Yogurt is Not a Meal


ife is nothing but a series of patterns. When you do the same thing every day for enough years, these patterns show themselves, and your sphere of influence begins to make more sense. In the fitness industry, this manifests itself in the mistakes you see people making, because few mistakes are made in isolation. When you see one client headed down a shaky path, chances are she’s not alone.

I make my living helping women look and feel better. When they come to me, they’ve reached a point where they know they need help. And when I ask them what they’ve done to themselves to necessitate my intervention, similar threads emerge. In other words, every single one of them says the same damned thing:

“My diet isn’t bad. I’m a very healthy eater. In fact, I think I eat way too much!”


There’s something else connecting all these women: They all eat the same crap day after day. One of the first things I do when I work with new clients is ask them to bring me a list of the foods they’re eating. Invariably, their daily menu will consist of crackers, yogurt, peanut butter, and celery sticks—and that’s before I actually start digging.

I’ll eventually get most of the women I work with to confess to bingeing on foods like ice cream at least every four or five days. We’re not talking about a small dish of the stuff, either. These women seemingly eat gallons of it, and they can’t understand why they can’t stop.

I know the reason, though. It’s a very simple one:

Most women consume a diet of low-density food that’s low in fat and high in carbohydrates, causing their bodies to desperately crave fats and sugar. That’s what your diet of pretzels and peanut butter is doing to your body.


What’s happening here is that your body isn’t getting what it needs on a regular basis, so it starts craving what it’s not getting. This is the part you need to learn if you ever want to be successful. Not eating enough for long periods of time will cause your body to slow down and become more efficient. This is because your body doesn’t care what it looks like. It cares only about survival.

When you deprive yourself for several days, then binge eat, you’re turning your body into a fat storing machine, because this brand of “nutrition” slows your metabolism to a crawl. You’re essentially turning your Ferrari into a Prius, whereby your body becomes too efficient and learns to survive on the least amount of resources possible. Simply put, most women aren’t eating enough food to hit their basic minimum requirements for the energy they need to expend each day.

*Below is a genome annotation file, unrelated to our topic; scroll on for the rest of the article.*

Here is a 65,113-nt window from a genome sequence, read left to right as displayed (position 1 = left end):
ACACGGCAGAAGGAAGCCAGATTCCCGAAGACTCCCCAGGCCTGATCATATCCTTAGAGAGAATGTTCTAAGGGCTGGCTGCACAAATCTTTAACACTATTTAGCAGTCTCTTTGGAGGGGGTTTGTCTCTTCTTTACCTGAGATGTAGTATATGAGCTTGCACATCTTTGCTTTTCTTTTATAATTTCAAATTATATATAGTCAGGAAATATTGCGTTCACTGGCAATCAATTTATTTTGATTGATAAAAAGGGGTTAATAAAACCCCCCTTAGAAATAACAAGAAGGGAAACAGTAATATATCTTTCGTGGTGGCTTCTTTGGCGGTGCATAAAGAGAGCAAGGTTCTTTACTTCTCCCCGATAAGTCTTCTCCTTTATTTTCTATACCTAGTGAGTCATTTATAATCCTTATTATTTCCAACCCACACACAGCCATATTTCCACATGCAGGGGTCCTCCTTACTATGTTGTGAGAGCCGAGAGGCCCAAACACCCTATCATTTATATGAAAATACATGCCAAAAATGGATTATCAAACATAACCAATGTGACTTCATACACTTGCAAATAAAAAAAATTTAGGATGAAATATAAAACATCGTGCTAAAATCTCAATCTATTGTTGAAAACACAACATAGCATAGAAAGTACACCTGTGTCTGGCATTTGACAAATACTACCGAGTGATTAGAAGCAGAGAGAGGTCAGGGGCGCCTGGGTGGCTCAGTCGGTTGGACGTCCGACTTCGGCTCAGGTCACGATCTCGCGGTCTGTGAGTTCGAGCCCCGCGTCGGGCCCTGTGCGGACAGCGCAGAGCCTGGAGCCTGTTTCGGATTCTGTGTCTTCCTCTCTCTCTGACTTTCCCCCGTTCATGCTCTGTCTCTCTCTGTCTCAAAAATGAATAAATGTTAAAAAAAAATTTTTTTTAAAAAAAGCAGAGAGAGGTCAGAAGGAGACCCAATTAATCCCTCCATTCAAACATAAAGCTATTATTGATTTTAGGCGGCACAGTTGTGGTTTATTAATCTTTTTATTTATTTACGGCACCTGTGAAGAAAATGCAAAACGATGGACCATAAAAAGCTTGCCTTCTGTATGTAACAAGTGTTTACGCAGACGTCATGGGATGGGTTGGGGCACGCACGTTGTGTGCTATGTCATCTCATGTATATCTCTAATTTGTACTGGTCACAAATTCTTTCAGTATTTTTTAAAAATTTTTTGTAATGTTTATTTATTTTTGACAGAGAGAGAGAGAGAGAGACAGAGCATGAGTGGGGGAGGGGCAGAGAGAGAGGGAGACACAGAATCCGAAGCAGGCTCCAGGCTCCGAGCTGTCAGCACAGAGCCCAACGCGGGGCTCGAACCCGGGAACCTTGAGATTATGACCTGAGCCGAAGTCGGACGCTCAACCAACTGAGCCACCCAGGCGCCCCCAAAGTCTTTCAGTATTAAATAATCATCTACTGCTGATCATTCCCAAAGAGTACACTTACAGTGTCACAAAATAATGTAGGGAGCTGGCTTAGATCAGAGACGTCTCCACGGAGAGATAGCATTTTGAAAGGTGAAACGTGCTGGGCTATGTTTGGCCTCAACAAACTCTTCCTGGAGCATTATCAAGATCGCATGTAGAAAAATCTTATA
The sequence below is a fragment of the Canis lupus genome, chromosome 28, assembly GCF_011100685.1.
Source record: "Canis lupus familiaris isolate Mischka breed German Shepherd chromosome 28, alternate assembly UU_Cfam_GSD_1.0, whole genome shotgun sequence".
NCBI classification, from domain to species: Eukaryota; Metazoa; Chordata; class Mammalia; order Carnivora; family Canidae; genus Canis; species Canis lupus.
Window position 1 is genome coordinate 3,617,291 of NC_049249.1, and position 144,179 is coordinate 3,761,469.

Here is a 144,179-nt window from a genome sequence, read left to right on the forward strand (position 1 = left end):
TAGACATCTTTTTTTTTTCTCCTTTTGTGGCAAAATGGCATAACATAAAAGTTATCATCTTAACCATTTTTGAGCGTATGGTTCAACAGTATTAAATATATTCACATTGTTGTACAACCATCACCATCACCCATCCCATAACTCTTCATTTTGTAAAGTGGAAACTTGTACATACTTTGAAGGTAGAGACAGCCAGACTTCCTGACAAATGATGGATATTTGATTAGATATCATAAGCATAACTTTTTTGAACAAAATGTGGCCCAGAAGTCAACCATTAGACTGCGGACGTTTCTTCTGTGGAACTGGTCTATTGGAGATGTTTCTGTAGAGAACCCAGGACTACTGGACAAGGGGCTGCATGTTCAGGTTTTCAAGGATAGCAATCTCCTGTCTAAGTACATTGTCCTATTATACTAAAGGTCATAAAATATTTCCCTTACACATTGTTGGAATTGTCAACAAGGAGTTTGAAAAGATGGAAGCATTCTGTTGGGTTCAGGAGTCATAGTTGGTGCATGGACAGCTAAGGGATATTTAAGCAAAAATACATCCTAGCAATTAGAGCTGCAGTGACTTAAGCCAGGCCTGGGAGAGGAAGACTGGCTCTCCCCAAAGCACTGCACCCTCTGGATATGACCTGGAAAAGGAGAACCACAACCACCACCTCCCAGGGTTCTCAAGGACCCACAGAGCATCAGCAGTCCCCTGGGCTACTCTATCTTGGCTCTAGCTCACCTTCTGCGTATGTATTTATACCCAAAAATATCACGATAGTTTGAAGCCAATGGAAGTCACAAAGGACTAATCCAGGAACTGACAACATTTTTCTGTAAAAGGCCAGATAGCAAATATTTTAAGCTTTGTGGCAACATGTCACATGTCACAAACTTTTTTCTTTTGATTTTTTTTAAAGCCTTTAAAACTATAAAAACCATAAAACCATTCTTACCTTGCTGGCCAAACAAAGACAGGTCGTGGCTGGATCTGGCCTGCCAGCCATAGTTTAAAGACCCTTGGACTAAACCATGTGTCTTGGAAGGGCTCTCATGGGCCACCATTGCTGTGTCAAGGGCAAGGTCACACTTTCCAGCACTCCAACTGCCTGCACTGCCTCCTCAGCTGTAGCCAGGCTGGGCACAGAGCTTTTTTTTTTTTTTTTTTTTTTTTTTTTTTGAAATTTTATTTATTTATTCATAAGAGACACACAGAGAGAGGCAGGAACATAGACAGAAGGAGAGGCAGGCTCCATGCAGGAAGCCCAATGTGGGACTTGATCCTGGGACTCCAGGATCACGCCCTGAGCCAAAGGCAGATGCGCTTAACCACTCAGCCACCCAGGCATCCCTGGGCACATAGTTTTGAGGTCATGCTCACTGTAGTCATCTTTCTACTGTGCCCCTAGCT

And yet, everyone still does the same thing.

The Solution

Fortunately, there’s an easy fix for most people. All it requires is a touch of discipline, and a large measure of common sense. For most of my clients, the problem is solved by gradually adding fat and protein to every meal. At the same time, we pull out almost all of their simple sugary starches. Eventually—and sometimes immediately—we use The Carb Nite® Solution to turbocharge metabolic repair.

This simple step is usually all it takes. Most women, when starting Carb Nite and stopping this madness, see rapid results. They’re able to eat more food, and those cravings disappear.

What’s the first step, then? With most clients, I take the counterintuitive approach of telling them to simply start eating as much as they can. This entails throwing in a couple of eggs, a piece of bacon here and there, and some salmon and broccoli. The idea, here, is taking someone who’s metabolically deranged—and trust me, this probably applies to you—and making repairs to their metabolism by making sure they’re no longer undernourished.

Your body needs fat for a wide range of functions, including—and especially-hormone production. If you’re cutting fat out of your diet, you’re going to crave a lot more sugar. Your body will want to manufacture things, and it’s going to want sugar for this purpose. When you can’t produce the hormones you need—serotonin and melatonin, among others—everything’s going to be off, including your moods and your ability to sleep.